What is neoliberalism? Please tell me – show me one.

I want to meet someone who believes neoliberalism was the leading light of the economic reforms since 1980. They can then tell me what neoliberalism is. Please, tell me.

The prefix “neo-” makes “neoliberalism” sound like something that morphed into something bad. Is neoliberalism something more than a sustained sneer – a personal attack as a way of avoiding debate?

Not only is there no single definition of neoliberalism, there is no one who identifies himself or herself as a neoliberal. At least communists and socialists were proud to be called so.

In Neoliberalism: From New Liberal Philosophy to Anti-Liberal Slogan, Taylor Boas & Jordan Gans-Morse went in search of anyone who identifies one’s self as a neoliberal:

  • They did not uncover a single contemporary instance in which an author used the term self-descriptively, and only one – an article by New York Times columnist Thomas Friedman (1999) – in which neoliberal was applied to the author’s own policy recommendations.
  • Digging into the archives, they did find that while Milton Friedman (1951) embraced the neoliberal label and philosophy in one of his earliest political writings, he soon distanced himself from the term, trumpeting “old-style liberalism” in later manifestoes (Friedman 1955). See “Neo-liberalism and its Prospects”, Milton Friedman Papers, Box 42, Folder 8, Hoover Institution Archives. 1951. Hardly a smoking gun?

What Boas and Gans-Morse found, based on a content analysis of 148 journal articles published from 1990 to 2004, was that the term is often undefined. It is employed unevenly across ideological divides; it is used to characterise an excessively broad variety of phenomena.

That is academic speak for neoliberalism is an empty slogan.

Neoliberalism was supposed to rule the roost under Reagan, Thatcher, Hawke and Lange-Douglas. The local branches of neoliberalism were Thatchernomics, Rogernomics, and Reaganomics.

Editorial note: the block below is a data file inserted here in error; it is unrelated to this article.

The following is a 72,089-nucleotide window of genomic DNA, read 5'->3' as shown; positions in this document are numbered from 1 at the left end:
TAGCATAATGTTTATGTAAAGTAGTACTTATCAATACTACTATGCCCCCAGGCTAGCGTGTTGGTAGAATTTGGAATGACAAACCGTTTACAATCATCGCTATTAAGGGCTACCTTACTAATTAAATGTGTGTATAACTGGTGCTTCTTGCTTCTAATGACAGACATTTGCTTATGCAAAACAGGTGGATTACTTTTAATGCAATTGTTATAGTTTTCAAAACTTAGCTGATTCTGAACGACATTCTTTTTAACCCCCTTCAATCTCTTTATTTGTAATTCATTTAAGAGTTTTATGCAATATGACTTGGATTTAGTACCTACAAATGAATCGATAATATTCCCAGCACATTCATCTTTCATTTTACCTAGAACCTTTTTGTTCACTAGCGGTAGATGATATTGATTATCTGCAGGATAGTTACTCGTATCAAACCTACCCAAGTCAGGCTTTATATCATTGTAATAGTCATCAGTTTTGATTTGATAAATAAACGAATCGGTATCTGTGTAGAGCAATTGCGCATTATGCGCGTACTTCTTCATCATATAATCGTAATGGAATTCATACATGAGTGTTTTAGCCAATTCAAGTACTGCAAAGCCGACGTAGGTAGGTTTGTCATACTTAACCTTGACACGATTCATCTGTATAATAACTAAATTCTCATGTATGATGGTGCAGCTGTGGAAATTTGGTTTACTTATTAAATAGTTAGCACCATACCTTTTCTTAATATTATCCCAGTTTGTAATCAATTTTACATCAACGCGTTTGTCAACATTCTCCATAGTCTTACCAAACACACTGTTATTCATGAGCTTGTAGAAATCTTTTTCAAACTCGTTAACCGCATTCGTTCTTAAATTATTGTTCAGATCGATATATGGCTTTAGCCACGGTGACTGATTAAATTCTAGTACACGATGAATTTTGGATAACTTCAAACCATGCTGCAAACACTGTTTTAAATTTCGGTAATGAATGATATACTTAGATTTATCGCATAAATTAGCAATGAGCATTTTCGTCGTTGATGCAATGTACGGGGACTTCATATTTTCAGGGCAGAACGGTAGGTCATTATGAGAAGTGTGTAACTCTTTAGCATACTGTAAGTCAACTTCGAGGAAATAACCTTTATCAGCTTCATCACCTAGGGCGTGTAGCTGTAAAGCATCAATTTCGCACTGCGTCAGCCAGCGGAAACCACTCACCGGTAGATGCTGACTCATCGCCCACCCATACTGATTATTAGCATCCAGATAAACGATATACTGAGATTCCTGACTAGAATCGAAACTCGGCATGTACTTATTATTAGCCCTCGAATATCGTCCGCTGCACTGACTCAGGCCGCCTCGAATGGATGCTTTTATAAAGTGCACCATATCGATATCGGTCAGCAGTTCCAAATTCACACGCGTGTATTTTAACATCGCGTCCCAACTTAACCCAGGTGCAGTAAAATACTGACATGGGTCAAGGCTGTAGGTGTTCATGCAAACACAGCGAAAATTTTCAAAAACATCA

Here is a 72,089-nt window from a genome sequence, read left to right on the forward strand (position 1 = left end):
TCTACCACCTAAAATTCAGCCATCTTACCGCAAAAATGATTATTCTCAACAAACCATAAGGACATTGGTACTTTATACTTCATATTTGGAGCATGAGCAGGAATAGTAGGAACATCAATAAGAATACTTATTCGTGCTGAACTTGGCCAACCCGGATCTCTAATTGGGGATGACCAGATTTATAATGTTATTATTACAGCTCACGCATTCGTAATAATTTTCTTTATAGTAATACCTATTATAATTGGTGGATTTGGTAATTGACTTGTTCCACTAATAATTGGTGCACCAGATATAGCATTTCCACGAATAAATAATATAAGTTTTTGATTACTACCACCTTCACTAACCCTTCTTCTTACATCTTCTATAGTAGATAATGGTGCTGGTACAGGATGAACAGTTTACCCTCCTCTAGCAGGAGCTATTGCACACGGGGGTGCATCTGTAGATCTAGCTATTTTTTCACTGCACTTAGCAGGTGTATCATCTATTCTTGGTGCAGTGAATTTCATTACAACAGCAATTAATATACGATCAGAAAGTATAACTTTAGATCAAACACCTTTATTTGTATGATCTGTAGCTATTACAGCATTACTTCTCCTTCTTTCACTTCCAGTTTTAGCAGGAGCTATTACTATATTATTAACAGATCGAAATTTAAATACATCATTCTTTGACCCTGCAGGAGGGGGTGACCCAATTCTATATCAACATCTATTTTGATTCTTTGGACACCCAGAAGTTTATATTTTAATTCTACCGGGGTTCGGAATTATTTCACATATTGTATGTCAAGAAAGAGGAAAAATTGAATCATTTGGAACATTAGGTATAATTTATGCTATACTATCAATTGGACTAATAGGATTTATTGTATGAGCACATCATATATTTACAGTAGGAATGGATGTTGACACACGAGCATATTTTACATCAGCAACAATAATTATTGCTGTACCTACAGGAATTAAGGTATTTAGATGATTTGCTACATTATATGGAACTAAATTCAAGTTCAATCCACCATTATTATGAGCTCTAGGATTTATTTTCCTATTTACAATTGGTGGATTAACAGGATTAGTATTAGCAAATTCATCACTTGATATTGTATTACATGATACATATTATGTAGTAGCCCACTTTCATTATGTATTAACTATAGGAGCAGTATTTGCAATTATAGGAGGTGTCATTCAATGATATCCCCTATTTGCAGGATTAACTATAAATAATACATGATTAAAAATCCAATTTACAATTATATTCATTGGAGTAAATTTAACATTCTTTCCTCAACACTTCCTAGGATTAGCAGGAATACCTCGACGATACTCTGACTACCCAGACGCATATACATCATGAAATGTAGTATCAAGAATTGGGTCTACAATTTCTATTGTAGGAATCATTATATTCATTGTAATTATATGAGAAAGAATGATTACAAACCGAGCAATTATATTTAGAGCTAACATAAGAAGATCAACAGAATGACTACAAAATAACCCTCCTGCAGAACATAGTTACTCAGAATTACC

Milton Friedman is said to have mesmerised several countries with a flying visit. The Friedman Monday Conference on ABC in 1975 and by Hayek in 1976 are still ruling the Australian policy roost, if some serious public commentators are to be believed.

In the 1980s and up to the mid-1990s, despite all the neo-liberal deregulation and Milton Friedman taking over monetary policy, mentioning Friedman’s name at job interviews would have been extremely career limiting, and that was at the Australian Treasury.

Back then, the much less radical Friedman was just graduating from being a wild man in the wings to just a suspicious character.

If you name dropped Hayek in the early 1990s, any sign of name recognition would have indicated that you were being interviewed by educated people.

When the Left gets on its high horse and goes on about Hayek and Friedman running neoliberalism, with Hayek as Friedman’s mentor, it is refreshing to remind all how little they had in common on macroeconomics. The University of Chicago Department of Economics did not offer Hayek a job in the late 1940s despite his outstanding record at LSE as Keynes’ principal critic in the 1930s.

While working at the next desk to a monetary policy section in the late 1980s, when mortgage rates were 18%, I heard not a word of Friedman’s Svengali influence:

  • The mantra for several years was that the market determined interest rates, not the Reserve Bank. Joan Robinson would have been proud that her 1975 Monday conference was still holding the reins.
  • Monetary policy was targeting the current account. Read Edwards’ biography of Paul Keating’s time as Treasurer and Prime Minister and his extracts from very Keynesian treasury briefings to Keating signed by David Morgan that reminded me of Keynesian Macro 101.

As a commentator on an Australian Treasury seminar paper in 1986, Peter Boxhall – freshly educated from the 1970s Chicago School – suggested using monetary policy to reduce the inflation rate quickly to zero. David Morgan and Chris Higgins almost fell off their chairs. These Treasury Deputy CEOs had never heard of such radical ideas.

In their breathless protestations, neither Morgan nor Higgins were sufficiently in tune with their Keynesian education to remember the role of sticky wages or even the need for monetary growth reductions to be gradual and, more importantly, credible, as per Milton Friedman.

By the way, Friedman’s presidential address to the AEA in 1967 is now recognised as perhaps the single most influential journal article of the 20th century. That article is the essence of good communication and empirical testing of competing hypotheses as was his 1976 Noble Prize lecture. No wonder both were hidden from impressionable undergraduates such as me a few years after.

4 Comments (+add yours?)

  1. Trackback: What is neoliberalism, please tell me – show me one? | Official site of DJ Michael Heath
  2. Trackback: Child poverty by British PM since 1961 @billwells_1 @FlipChartRick | Utopia - you are standing in it!
  3. Trackback: @CloserTogether @FairnessNZ nail case for neoliberalism @chrishipkins @Maori_Party | Utopia - you are standing in it!
  4. Trackback: Climate sceptics are so low that they must be smeared as libertarians | Utopia - you are standing in it!

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